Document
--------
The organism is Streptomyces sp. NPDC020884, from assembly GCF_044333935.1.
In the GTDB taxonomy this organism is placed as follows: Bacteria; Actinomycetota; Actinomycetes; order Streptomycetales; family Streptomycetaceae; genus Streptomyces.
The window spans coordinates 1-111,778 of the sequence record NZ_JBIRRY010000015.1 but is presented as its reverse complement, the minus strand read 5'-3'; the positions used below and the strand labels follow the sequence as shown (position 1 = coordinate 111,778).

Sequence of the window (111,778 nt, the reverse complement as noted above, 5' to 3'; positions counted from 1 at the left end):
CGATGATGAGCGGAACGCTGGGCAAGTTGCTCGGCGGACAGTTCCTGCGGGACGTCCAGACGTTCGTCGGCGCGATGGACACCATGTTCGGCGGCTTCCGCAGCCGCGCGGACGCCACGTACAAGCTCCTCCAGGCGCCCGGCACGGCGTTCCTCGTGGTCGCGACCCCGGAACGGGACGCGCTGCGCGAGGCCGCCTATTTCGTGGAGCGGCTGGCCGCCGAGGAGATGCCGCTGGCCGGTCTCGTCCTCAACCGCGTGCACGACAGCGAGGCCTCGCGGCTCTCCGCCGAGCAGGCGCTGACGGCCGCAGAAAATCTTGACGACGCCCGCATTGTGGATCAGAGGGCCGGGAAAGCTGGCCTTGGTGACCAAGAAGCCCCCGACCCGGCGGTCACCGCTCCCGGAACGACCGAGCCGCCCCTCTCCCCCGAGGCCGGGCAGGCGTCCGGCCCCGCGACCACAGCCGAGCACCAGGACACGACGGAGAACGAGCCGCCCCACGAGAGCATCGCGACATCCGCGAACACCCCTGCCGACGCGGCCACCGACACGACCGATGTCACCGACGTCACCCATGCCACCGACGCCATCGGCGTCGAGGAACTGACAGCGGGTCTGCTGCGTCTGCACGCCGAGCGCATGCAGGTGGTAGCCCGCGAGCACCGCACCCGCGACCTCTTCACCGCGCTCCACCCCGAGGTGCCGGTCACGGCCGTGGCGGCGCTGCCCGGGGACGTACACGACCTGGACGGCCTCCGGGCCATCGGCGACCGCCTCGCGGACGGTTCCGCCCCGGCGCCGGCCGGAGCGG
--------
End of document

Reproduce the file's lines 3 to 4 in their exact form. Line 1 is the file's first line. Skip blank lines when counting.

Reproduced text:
The window spans coordinates 1-111,778 of the sequence record NZ_JBIRRY010000015.1 but is presented as its reverse complement, the minus strand read 5'-3'; the positions used below and the strand labels follow the sequence as shown (position 1 = coordinate 111,778).

Sequence of the window (111,778 nt, the reverse complement as noted above, 5' to 3'; positions counted from 1 at the left end):